Sunday, March 30, 2014

How paying the Highest market rates can Ruin Your Company

Although it may sound absurd, paying the highest market rates can actually ruin your company or project. And this is how it goes:

You have loads of money, starting a new project and want to attract the best guys on the market.

You will make sure your interview process is tough and will offer market rates nobody else can beat (let say 200 - 300 % of market average).

You hire the best guys, plus some guys that are not the best but can talk the talk.

Project started, there is a constructive progress and everybody is happy.

People realize more and more their high (money) status and know that they could never earn that same amount anywhere else.

People start spending their money and get used to their status. Project is still constructive.

After some time somebody will realize, that he would afraid of loosing this great job and he starts to be less constructively critical (as this could maybe threaten his position).

More and more people are less and less critical as they value the earnings more than the need to say what they think should be right.

After some time the project lead/manager/main architect will get used to situation where nobody (or just few) people express concerns regarding his ideas and will actually start to believe that he is always right (also he is earning a lot of money so he must be very good as well).

After some time he will believe so much in his true that he will be annoyed when somebody will oppose him.

The leading guy will have a bad idea (everybody can have a bad idea), but nobody or just a small amount of people will point to flaws of this suggestion.

The bad idea will be implemented. And the guys that will still have the will to point out the bad concepts behind the idea are seen as a threat (to the leading guys ego and to everybody else as being befriended with them could be regarded as risk to current position).

This repeats itself few times.

Now comes the point when the guys who actually still care are becoming frustrated because they realize they can't change things if they are heading the wrong directions.

The guys that care are leaving the project as they can't handle the frustration anymore.
The guys that don't care stay as the money is good.

You're left with a main guy (or guys) with boosted ego and no self control and bunch of people that don't want to oppose bad ideas, just want to do their work, get the check and go home.

More and more bad ideas are being implemented without any constructive conversation.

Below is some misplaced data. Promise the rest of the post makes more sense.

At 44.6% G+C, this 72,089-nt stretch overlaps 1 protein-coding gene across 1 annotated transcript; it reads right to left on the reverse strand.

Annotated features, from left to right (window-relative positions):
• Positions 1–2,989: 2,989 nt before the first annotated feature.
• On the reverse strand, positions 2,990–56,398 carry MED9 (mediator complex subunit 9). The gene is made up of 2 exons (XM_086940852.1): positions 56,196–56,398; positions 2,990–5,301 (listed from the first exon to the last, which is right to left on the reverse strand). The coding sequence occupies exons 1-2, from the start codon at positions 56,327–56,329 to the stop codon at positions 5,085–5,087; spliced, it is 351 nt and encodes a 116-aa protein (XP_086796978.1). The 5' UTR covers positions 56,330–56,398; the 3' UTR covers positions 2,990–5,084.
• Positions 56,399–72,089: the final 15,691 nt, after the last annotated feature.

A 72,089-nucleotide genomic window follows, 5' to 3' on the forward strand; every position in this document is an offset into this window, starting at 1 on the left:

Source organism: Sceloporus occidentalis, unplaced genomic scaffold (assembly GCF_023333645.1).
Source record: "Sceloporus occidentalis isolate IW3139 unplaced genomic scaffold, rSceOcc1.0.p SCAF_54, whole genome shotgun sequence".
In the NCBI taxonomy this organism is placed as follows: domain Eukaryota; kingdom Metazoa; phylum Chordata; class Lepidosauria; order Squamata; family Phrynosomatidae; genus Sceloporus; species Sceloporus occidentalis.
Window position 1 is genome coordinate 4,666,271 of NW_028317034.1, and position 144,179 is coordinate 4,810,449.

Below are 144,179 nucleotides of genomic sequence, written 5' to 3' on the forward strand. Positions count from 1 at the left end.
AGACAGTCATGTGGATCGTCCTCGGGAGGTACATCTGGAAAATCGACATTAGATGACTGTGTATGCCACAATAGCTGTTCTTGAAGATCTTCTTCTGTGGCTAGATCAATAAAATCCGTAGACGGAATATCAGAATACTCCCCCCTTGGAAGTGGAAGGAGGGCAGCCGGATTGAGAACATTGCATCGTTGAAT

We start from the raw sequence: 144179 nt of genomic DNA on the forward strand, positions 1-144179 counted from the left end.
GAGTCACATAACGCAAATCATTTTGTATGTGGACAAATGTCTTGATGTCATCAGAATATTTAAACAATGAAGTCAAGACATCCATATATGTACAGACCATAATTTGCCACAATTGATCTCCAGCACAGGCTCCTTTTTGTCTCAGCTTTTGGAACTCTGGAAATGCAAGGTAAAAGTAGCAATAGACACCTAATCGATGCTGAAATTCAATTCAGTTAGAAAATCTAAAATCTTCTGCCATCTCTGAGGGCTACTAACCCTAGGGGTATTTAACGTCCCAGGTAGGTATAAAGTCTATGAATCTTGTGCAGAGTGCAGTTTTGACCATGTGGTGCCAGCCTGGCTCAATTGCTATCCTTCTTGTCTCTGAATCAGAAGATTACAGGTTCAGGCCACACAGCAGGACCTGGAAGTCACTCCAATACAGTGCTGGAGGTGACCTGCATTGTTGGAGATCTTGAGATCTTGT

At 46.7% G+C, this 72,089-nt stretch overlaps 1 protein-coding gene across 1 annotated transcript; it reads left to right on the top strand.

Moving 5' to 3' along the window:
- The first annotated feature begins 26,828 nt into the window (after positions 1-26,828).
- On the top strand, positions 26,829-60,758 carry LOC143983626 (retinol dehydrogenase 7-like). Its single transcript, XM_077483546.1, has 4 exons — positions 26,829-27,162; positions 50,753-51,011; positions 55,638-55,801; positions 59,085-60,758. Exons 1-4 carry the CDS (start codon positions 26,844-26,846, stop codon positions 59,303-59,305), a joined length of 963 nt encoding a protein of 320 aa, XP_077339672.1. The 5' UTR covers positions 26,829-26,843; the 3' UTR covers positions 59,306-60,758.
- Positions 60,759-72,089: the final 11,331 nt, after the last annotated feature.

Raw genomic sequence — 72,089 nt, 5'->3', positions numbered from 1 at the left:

Project starts to have difficulties. You hire more guys.

Those that criticize the current state are seen as threat and its slowly taken care of them (they have some bad reviews and are being fired or are assimilated and became "silent workers").

After some time you just realize that you have a project that is extremely expensive and is producing (if ever) product of questionable quality and it seemed to get wrong on many levels.

And all of this because you provided rates nobody else could beat (so only those who cared about money stayed and the reasonable guys left).

End of the story.

1 comment:

  1. This is an interesting story. But at least in part, this just the nature of all corporations in general. Ultimately all corporations hire less skilled workers who become sociopaths (Gervais Principle at work) and they often end up in charge. These people are masters at pushing work aside and putting it on others while they find a way to move up. Money can buy you some time with creative people, but they don't enjoy working with the non-sense that bigger companies often impose. I can see how smart people might decide to avoid conflict in some situations, but other smart people thrive on conflict. I have seen coworkers who really enjoy having a yelling match, even with their boss. Since they are considered 'too good to fire' they are kept around. I think more likely that change is less possible as one paints oneself into a complexity corner. Your boss needs these smart people, but is having expectations forced upon them and the team in such a way to cause the team to lose morale. Anyway, I wrote a little bit about the topic here:

    Thanks for the interesting post!

    - JCD